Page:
The role of the VEGF inhibitor bevacizumab in the treatment of diffuse intrinsic pontine glioma (DIPG) is unclear. We aim to study the biodistribution and uptake of zirconium-89 (89Zr)-labeled bevacizumab in DIPG mouse models. Human E98-FM, U251-FM glioma cells, and HSJD-DIPG-007-FLUC primary DIPG cells were injected into the subcutis, pons, or striatum of nude mice. Tumor growth was monitored by bioluminescence imaging (BLI) and visualized by MRI. Seventy-two to 96 hours after 89Zr-bevacizumab injections, mice were imaged by positron emission tomography (PET), and biodistribution was analyzed ex vivo. High VEGF expression in human DIPG was confirmed in a publically available mRNA database, but no significant 89Zr-bevacizumab uptake could be detected in xenografts located in the pons and striatum at an early or late stage of the disease. E98-FM, and to a lesser extent the U251-FM and HSJD-DIPG-007 subcutaneous tumors, showed high accumulation of 89Zr-bevacizumab. VEGF expression could not be demonstrated in the intracranial tumors by in situ hybridization (ISH) but was clearly present in the perinecrotic regions of subcutaneous E98-FM tumors. The poor uptake of 89Zr-bevacizumab in xenografts located in the brain suggests that VEGF targeting with bevacizumab has limited efficacy for diffuse infiltrative parts of glial brain tumors in mice. Translating these results to the clinic would imply that treatment with bevacizumab in patients with DIPG is only justified after targeting of VEGF has been demonstrated by 89Zr-bevacizumab immuno-PET. We aim to confirm this observation in a clinical PET study with patients with DIPG. Mol Cancer Ther; 1–9. ©2016 AACR.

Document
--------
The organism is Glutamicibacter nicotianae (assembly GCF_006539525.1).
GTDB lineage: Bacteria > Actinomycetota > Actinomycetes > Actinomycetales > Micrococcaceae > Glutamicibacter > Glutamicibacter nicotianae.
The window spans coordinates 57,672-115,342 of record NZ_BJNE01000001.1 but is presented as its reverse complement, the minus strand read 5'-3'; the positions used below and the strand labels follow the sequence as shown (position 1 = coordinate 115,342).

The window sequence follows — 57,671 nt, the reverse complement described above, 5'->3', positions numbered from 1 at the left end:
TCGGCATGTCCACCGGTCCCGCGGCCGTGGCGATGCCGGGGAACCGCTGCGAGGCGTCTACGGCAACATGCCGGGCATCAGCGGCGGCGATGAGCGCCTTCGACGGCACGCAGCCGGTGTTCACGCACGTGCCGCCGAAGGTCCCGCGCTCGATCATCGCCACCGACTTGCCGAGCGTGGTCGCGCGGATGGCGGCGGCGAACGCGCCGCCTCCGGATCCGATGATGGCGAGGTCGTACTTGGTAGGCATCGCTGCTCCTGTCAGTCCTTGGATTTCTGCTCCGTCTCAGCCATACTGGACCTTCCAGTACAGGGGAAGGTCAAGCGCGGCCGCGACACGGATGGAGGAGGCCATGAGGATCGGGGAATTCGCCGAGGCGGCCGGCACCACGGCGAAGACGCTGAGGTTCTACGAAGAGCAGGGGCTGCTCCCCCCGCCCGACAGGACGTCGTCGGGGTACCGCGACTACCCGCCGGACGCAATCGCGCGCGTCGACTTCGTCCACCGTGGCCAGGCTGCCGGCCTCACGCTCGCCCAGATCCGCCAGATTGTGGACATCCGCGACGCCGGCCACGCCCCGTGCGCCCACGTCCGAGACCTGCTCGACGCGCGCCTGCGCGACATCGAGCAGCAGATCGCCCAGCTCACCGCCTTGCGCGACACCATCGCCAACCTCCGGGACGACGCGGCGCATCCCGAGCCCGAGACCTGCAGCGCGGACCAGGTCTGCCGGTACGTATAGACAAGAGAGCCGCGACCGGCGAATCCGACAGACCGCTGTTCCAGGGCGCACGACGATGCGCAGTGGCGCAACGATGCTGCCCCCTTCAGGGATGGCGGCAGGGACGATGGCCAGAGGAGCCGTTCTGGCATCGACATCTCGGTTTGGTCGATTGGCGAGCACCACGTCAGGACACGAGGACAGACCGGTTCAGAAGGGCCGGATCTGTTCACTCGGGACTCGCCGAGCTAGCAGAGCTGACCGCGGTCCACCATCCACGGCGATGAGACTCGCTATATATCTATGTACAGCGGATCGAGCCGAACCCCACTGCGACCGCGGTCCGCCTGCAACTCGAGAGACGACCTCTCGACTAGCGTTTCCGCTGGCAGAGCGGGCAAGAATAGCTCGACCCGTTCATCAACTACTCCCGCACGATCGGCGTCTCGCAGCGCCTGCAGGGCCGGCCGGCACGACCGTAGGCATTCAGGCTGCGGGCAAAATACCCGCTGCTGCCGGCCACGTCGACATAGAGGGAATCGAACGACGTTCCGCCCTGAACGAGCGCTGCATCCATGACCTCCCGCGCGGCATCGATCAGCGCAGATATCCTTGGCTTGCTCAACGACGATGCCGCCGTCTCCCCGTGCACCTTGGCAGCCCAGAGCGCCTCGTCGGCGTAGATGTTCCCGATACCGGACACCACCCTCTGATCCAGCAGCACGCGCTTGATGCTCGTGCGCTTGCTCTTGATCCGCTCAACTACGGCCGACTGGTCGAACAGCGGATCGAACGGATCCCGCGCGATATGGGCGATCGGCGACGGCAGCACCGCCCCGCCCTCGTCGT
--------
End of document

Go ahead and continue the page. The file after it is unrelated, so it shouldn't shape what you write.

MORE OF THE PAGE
Note: Supplementary data for this article are available at Molecular Cancer Therapeutics Online (http://mct.aacrjournals.org/).
- Received July 8, 2015.
- Revision received May 12, 2016.
- Accepted May 26, 2016.
- ©2016 American Association for Cancer Research.